Passover Pancake

An oven baked pancake that’s kosher for Passover.

Once the seder is over, we are still faced with a week of Passover food and while I love matzah brei, I cannot eat it every day and I almost never find the various kosher for Passover breakfast cereals satisfying.    This pancake recipe is easy to make, tastes good and can easily be doubled for a crowd.  As is, the recipe makes four generous servings.  I like mine with maple syrup but they are also delicious with leftover haroset, or a squeeze of lemon juice and powdered sugar.

Passover Pancake

Serves 4

  •  3 eggs
  • 1/2 cup milk, room temperature
  • 1/2 cup matzah cake flour
  • 1/8 teaspoon pure vanilla extract (kosher for Passover of course!)
  • 1/8 teaspoon ground cinnamon
  • 7 teaspoons butter
  1. Preheat oven to 450 degrees
  2. Place oven rack on the middle rack of your oven. Place a large, heavy ovenproof 10 inch frying pan or a cast iron skillet.  Allow the pan to heat as the oven heats.  The pan should get very hot.
  3. In a large bowl, beat the eggs until light and frothy; add milk, flour, vanilla extract, and cinnamon; beat for 5 minutes more. The batter will be thin, but very smooth and creamy.
  4. Using a pot holder, remove the hot skillet from the oven; add the butter; tilting the pan to melt the butter and coat the skillet.  You can use a pastry brush to hasten this process.
  5. Pour the prepared batter into the hot skillet, all at once, and immediately return the skillet to the oven.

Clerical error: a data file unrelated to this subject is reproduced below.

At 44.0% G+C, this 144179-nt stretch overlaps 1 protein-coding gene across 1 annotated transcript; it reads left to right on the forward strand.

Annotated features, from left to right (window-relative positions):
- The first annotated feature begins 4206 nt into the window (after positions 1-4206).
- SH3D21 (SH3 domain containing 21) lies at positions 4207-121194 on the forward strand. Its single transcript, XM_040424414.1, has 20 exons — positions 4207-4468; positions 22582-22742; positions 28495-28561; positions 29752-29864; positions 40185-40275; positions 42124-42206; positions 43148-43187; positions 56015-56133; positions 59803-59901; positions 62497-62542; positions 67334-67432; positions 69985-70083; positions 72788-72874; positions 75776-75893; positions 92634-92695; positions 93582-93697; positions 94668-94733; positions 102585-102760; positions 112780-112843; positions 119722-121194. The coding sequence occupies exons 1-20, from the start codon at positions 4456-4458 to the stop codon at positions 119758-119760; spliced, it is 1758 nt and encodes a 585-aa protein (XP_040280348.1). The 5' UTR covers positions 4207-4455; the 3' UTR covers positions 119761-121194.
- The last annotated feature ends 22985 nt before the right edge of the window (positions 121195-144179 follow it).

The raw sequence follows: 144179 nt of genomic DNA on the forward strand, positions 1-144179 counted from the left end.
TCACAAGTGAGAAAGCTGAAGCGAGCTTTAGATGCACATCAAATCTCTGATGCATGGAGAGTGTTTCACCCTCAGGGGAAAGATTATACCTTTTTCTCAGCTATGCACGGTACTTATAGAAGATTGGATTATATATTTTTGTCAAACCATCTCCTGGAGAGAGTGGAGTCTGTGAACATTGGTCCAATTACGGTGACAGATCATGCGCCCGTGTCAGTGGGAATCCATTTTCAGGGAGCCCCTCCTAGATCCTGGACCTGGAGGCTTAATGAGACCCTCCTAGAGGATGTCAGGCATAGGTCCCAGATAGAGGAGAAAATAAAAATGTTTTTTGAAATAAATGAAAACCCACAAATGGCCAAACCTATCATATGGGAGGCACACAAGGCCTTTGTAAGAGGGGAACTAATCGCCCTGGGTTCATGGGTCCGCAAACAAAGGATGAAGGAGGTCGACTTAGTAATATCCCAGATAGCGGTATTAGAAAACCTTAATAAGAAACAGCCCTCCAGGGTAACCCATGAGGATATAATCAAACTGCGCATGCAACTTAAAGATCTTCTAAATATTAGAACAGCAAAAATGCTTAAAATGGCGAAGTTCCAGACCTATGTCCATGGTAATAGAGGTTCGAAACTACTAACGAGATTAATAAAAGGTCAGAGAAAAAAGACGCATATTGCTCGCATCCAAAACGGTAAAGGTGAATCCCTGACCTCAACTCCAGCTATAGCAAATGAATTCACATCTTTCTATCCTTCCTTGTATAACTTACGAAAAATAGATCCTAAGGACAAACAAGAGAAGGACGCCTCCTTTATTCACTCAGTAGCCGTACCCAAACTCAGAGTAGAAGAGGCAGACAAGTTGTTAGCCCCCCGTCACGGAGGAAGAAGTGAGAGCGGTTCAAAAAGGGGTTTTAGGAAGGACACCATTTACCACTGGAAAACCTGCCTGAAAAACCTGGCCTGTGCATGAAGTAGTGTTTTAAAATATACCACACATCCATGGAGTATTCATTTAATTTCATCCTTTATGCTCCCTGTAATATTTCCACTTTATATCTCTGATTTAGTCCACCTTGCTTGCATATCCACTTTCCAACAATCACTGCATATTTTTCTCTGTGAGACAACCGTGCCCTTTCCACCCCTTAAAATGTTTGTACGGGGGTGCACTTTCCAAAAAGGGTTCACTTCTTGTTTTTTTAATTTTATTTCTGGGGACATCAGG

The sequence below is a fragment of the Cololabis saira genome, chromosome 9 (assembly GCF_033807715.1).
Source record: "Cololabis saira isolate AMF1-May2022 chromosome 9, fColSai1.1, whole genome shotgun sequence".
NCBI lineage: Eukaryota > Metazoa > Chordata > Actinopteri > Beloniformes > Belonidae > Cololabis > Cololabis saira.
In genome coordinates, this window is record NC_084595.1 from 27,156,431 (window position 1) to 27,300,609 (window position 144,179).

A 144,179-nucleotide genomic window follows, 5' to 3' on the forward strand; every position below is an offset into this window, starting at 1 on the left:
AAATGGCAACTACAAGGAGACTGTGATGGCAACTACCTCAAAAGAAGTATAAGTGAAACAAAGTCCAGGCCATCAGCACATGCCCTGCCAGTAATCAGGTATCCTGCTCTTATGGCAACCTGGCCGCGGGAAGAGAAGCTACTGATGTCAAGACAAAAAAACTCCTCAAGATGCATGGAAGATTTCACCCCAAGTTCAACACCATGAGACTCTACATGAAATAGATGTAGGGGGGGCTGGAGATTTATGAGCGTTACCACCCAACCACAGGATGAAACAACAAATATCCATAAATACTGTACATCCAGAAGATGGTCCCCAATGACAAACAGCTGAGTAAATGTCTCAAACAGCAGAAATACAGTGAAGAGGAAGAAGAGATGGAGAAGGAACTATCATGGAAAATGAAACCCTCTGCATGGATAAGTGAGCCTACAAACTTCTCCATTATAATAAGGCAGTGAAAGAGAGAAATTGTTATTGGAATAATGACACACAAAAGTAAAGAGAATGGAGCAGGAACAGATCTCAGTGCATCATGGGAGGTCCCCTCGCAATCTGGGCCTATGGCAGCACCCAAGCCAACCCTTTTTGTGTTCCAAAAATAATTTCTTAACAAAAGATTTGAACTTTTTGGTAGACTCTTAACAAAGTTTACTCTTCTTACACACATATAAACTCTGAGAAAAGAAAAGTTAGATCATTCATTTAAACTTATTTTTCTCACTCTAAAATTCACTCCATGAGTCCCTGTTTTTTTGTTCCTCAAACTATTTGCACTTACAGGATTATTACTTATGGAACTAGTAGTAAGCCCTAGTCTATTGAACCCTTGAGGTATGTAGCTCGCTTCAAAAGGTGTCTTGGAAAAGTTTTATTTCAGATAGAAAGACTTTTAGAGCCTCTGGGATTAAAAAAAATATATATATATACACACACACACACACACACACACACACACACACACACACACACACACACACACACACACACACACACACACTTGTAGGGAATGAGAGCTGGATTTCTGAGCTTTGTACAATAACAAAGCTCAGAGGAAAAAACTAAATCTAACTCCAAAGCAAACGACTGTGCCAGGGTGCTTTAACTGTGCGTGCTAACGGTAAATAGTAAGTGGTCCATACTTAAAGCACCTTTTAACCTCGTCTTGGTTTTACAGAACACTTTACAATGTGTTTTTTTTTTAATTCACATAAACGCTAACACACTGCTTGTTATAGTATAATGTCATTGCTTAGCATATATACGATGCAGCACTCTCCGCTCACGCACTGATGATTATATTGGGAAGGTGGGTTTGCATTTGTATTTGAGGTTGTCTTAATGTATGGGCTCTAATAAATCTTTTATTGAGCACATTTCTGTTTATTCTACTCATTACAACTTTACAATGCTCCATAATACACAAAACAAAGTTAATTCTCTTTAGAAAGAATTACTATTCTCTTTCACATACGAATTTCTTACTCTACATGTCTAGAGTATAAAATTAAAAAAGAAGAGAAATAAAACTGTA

6. Bake approximately 7-10 minutes or until a toothpick poked in the center comes out clean.  The top may not brown.
  7. Remove from oven and serve immediately. Either bring the pancake to the table in its pan or slide it onto a serving plate.
  8. To serve, cut into serving-size wedges and transfer to individual serving plates. Top with your favorite topping and serve immediately.

 

 

 

Note:  If you substitute regular all-purpose flour for the matzah cake meal, you get a dutch baby or German pancake instead.  Yummm! (AP flour contains gluten so when the pancake is baked, the gluten formed when the batter is beaten creates a matrix that traps air and voila!, a puffy german pancake is the result. Matzah cake flour is already “cooked” so the gluten has become inert and cannot form a matrix so we get a tender spongy pancake.  Science is fun 🙂 )